It was also his view that the Court of Appeal shifted the burden of proof to the respondents. He cited the dicta in the Raila Odinga and 5 Others v. Independent Electoral Boundaries Commission and 3 Others Sup. Petition No. 5 of 2013 (Raila Odinga case) to the effect that there is a rebuttable presumption that elections were conducted properly in accordance with the law, and that it is incumbent upon a person challenging that presumption to present to court some material evidence in rebuttal.
Counsel agreed that the appeal would be rendered nugatory if the orders sought are not granted, that this appeal may be reduced to an academic exercise if recount is allowed to proceed and that the stay orders would preserve public interest as the recount exercise would involve the use of logistical support that consume considerable public funds. He argued that the principles embodied in Article 10 of the Constitution ought to be taken into consideration in circumstances such as this.
C. ISSUES FOR DETERMINATION
 After listening to both Counsels who appeared in this matter and made submissions in support of the rival positions, we come to the conclusion that the following issues are necessary for the disposition of the Applicant’s Notice of Motion dated 3rd April, 2014.
D. ANALYSIS AND DETERMINATION
 Counsel for the 1st respondent opposed the application stating that the Court has no jurisdiction under Article 163(4) (a) to entertain the Notice of Motion application for stay orders. On this point, Mr. Mungai expressed the view that the right to appeal under article 163(4) (a) is unobtainable in this matter as the appeal does not elicit any element of application or interpretation of the Constitution. His objection was that the constitutional provisions cited in the application were never in dispute or controversy and that the Court of Appeal was never called upon to adjudicate upon them.
 In the Applicant’s Notice of Motion, written and oral submissions presented before us, they have taken a standpoint that the Court of Appeal interpreted and misapplied several constitutional provisions to wit Articles 25(c), 50 (1), 87(1), 105, 159(2)(e) and 163(7). These are the grounds upon which the application is based and submitted upon.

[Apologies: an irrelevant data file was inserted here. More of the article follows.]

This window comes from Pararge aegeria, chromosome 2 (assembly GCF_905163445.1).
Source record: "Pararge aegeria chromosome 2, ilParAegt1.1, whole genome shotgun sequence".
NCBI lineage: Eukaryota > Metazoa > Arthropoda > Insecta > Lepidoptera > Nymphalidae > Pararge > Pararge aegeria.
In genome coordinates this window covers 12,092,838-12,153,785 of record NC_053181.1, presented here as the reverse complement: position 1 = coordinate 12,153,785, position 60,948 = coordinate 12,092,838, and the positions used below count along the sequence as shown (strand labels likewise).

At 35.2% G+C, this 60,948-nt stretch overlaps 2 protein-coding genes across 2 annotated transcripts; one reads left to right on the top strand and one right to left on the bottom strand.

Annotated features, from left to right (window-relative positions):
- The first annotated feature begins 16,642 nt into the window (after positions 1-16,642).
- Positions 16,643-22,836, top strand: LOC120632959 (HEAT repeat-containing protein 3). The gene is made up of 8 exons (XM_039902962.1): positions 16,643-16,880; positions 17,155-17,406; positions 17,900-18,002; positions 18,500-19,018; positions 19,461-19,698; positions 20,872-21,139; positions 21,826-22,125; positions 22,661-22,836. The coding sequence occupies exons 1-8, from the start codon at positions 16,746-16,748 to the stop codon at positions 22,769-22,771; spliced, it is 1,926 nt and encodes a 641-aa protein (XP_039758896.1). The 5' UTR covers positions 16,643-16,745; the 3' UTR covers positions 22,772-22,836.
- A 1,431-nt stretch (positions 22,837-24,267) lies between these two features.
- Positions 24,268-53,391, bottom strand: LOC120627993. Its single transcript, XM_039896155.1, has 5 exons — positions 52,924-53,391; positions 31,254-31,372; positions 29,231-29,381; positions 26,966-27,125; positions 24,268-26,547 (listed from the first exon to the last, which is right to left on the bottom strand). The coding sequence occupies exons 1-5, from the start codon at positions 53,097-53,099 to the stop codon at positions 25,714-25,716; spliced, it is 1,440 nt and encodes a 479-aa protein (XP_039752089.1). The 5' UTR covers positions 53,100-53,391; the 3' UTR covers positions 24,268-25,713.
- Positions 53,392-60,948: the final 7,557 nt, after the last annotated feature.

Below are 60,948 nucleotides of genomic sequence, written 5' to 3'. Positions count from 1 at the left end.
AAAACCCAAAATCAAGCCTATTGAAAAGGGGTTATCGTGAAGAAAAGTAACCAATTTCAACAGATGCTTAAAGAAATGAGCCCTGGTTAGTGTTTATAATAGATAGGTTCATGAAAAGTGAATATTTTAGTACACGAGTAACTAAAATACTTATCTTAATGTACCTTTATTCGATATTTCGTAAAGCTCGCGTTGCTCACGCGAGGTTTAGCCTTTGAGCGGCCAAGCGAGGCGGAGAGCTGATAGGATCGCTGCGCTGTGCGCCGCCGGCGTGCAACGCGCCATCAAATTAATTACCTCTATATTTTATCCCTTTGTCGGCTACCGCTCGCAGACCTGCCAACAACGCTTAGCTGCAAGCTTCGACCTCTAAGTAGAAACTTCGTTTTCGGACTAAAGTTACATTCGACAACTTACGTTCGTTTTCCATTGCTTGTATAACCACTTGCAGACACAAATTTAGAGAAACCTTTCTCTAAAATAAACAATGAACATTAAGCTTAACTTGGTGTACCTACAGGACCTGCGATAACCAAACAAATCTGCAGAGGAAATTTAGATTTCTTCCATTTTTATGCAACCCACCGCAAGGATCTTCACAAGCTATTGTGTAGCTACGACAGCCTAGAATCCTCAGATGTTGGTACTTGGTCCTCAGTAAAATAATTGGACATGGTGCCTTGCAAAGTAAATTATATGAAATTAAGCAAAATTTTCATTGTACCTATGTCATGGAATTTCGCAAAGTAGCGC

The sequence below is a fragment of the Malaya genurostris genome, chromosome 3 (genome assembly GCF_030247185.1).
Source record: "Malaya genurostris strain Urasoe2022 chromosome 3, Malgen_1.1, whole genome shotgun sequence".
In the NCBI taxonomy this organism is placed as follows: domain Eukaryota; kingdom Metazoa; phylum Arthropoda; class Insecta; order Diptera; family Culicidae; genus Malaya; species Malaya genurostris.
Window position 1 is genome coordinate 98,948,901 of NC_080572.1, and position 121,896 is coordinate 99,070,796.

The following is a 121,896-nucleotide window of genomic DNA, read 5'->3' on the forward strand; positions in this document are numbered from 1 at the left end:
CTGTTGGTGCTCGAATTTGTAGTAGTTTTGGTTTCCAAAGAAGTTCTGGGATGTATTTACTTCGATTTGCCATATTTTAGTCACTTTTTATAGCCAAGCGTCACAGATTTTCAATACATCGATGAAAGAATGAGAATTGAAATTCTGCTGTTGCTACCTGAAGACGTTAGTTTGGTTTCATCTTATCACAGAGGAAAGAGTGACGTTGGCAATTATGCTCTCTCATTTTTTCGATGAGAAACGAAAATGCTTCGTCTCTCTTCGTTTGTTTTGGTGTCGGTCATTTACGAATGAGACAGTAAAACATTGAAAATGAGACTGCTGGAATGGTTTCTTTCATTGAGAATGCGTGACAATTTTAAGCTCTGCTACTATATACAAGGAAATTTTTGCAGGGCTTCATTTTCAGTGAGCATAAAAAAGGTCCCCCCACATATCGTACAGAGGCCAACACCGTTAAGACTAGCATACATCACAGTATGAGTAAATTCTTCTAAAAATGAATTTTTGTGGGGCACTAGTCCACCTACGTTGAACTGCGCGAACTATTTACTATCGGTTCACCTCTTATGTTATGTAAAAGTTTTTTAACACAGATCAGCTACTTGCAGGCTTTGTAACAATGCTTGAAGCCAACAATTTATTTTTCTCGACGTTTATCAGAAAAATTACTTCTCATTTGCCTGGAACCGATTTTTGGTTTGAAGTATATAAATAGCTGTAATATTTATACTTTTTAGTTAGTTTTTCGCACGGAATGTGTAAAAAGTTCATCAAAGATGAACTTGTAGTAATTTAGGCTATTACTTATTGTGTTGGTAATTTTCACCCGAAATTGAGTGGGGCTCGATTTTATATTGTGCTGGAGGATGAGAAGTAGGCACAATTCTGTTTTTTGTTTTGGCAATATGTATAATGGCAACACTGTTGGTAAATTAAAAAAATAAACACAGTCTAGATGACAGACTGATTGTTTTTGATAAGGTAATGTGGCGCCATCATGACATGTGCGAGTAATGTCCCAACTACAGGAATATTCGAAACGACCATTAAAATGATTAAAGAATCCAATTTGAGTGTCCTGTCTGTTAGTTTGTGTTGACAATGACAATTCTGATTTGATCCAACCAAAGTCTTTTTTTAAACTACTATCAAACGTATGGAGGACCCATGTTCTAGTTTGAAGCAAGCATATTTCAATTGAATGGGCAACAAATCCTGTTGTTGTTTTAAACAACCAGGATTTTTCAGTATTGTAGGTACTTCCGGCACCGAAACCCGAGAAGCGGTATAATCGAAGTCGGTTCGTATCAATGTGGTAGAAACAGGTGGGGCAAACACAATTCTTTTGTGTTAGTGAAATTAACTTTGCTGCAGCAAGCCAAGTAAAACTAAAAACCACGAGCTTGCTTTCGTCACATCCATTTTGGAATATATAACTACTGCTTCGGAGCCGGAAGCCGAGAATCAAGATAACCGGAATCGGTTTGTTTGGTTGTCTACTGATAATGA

It was also argued that the appeal does not lie from the Court of Appeal to this Court as of right. In Mr. Mungai’s opinion, the proper limb under which this appeal should have been preferred to the Court is Article 163(4)(b) of the Constitution. Furthermore, even this purported leeway, according to Mr. Mungai, was still not freely available to the Applicant since he will have to satisfy the Court of Appeal that a matter of general public importance is involved before a certification is granted.
 While considering the 1st Respondent’s objection to this court’s jurisdiction for purposes of this application, we take guidance from the view expressed in Munya case at paragraph 69:
“… where specific constitutional provisions cannot be identified as having formed the gist of the cause at the Court of Appeal, the very least an appellant should demonstrate is that the Court’s reasoning, and the conclusions which led to the determination of the issue, put in context, can properly be said to have taken a trajectory of constitutional interpretation or application”.
 Has the Applicant demonstrated that the Court of Appeal’s reasoning in the determination of questions before it, put to proper context, took even a remote constitutional dimension or application? The 1st respondent’s counsel was of opposite viewpoint to the effect that no constitutional interpretation or application was involved. He stated that the Court of Appeal only interpreted Rules 32 and 33 of the Election Petition Rules as regards recount and scrutiny, therefore the validity of that decision cannot be challenged under Article 163(4)(a). He asserted that there is nothing special about this election; that every electoral process entails application of constitutional principles and that the mere fact that Article 38, 81 and 105 featured in the body of the judgment doesn’t necessarily give grounds for belief that constitutional interpretation or application was involved.
 We have taken it upon ourselves to peruse the record to ascertain whether any issues with constitutional dimension could have been considered during the determination of this matter at the High Court or Court of Appeal. We note that at paragraph 2.1 of the High Court judgment, the trial judge while assessing the petitioner’s case noted that the claim by the petitioner ‘was that the election for Narok East National Assembly seat was not conducted in accordance with the Elections Act, 2011, the Regulations made thereunder and the principles of electoral justice envisaged and set down under Article 38, 81 and 82 of the Constitution of Kenya, 2010’. The judge further noted that the petitioner’s action rested on allegations of the 2nd and 3rd respondents’ neglect or failure in their duties under Article 86 of the Constitution.